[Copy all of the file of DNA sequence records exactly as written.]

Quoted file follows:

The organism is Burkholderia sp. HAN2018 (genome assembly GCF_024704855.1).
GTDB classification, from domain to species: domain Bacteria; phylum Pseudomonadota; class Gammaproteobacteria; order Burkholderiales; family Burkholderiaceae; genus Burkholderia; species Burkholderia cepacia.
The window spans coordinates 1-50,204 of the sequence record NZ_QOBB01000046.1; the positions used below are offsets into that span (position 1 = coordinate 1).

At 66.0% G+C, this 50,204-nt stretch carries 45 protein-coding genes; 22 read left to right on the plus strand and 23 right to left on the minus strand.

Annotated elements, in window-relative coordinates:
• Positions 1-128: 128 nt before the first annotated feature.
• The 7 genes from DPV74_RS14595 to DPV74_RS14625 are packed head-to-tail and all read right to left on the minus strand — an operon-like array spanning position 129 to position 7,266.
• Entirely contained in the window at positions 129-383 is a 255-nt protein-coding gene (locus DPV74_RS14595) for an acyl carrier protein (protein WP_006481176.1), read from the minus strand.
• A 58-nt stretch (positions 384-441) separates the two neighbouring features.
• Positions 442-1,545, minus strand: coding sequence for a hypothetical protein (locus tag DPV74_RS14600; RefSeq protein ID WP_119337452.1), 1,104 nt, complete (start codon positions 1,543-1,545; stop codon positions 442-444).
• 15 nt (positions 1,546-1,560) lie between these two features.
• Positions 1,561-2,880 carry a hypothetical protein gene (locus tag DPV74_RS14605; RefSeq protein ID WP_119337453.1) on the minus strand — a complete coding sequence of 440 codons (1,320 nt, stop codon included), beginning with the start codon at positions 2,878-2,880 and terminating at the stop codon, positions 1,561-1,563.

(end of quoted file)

The organism is Burkholderia sp. HAN2018 (genome assembly GCF_024704855.1).
GTDB classification, from domain to species: domain Bacteria; phylum Pseudomonadota; class Gammaproteobacteria; order Burkholderiales; family Burkholderiaceae; genus Burkholderia; species Burkholderia cepacia.
The window spans coordinates 1-50,204 of the sequence record NZ_QOBB01000046.1; the positions used below are offsets into that span (position 1 = coordinate 1).

At 66.0% G+C, this 50,204-nt stretch carries 45 protein-coding genes; 22 read left to right on the plus strand and 23 right to left on the minus strand.

Annotated elements, in window-relative coordinates:
• Positions 1-128: 128 nt before the first annotated feature.
• The 7 genes from DPV74_RS14595 to DPV74_RS14625 are packed head-to-tail and all read right to left on the minus strand — an operon-like array spanning position 129 to position 7,266.
• Entirely contained in the window at positions 129-383 is a 255-nt protein-coding gene (locus DPV74_RS14595) for an acyl carrier protein (protein WP_006481176.1), read from the minus strand.
• A 58-nt stretch (positions 384-441) separates the two neighbouring features.
• Positions 442-1,545, minus strand: coding sequence for a hypothetical protein (locus tag DPV74_RS14600; RefSeq protein ID WP_119337452.1), 1,104 nt, complete (start codon positions 1,543-1,545; stop codon positions 442-444).
• 15 nt (positions 1,546-1,560) lie between these two features.
• Positions 1,561-2,880 carry a hypothetical protein gene (locus tag DPV74_RS14605; RefSeq protein ID WP_119337453.1) on the minus strand — a complete coding sequence of 440 codons (1,320 nt, stop codon included), beginning with the start codon at positions 2,878-2,880 and terminating at the stop codon, positions 1,561-1,563.